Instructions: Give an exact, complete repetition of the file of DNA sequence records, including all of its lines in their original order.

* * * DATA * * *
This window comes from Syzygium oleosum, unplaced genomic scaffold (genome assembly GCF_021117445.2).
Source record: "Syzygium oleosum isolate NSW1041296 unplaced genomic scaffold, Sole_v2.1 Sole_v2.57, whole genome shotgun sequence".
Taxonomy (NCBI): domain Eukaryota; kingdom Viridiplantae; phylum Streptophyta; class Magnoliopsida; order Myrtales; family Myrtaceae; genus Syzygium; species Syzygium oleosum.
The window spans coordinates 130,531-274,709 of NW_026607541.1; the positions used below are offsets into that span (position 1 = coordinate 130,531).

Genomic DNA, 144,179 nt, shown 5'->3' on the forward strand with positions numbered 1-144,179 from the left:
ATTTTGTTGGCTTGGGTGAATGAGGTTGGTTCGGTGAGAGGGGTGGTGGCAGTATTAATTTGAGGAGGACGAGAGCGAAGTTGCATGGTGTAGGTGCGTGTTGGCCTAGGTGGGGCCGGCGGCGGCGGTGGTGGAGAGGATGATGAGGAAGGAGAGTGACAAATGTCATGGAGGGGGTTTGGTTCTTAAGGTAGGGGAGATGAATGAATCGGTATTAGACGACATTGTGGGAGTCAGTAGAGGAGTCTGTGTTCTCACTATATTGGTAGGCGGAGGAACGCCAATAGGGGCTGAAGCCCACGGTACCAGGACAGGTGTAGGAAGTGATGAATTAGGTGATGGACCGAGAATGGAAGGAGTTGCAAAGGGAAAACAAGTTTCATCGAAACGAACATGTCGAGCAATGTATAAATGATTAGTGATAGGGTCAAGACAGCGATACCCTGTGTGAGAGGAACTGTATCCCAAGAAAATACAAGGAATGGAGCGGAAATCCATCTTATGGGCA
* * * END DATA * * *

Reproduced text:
This window comes from Syzygium oleosum, unplaced genomic scaffold (genome assembly GCF_021117445.2).
Source record: "Syzygium oleosum isolate NSW1041296 unplaced genomic scaffold, Sole_v2.1 Sole_v2.57, whole genome shotgun sequence".
Taxonomy (NCBI): domain Eukaryota; kingdom Viridiplantae; phylum Streptophyta; class Magnoliopsida; order Myrtales; family Myrtaceae; genus Syzygium; species Syzygium oleosum.
The window spans coordinates 130,531-274,709 of NW_026607541.1; the positions used below are offsets into that span (position 1 = coordinate 130,531).

Genomic DNA, 144,179 nt, shown 5'->3' on the forward strand with positions numbered 1-144,179 from the left:
ATTTTGTTGGCTTGGGTGAATGAGGTTGGTTCGGTGAGAGGGGTGGTGGCAGTATTAATTTGAGGAGGACGAGAGCGAAGTTGCATGGTGTAGGTGCGTGTTGGCCTAGGTGGGGCCGGCGGCGGCGGTGGTGGAGAGGATGATGAGGAAGGAGAGTGACAAATGTCATGGAGGGGGTTTGGTTCTTAAGGTAGGGGAGATGAATGAATCGGTATTAGACGACATTGTGGGAGTCAGTAGAGGAGTCTGTGTTCTCACTATATTGGTAGGCGGAGGAACGCCAATAGGGGCTGAAGCCCACGGTACCAGGACAGGTGTAGGAAGTGATGAATTAGGTGATGGACCGAGAATGGAAGGAGTTGCAAAGGGAAAACAAGTTTCATCGAAACGAACATGTCGAGCAATGTATAAATGATTAGTGATAGGGTCAAGACAGCGATACCCTGTGTGAGAGGAACTGTATCCCAAGAAAATACAAGGAATGGAGCGGAAATCCATCTTATGGGCA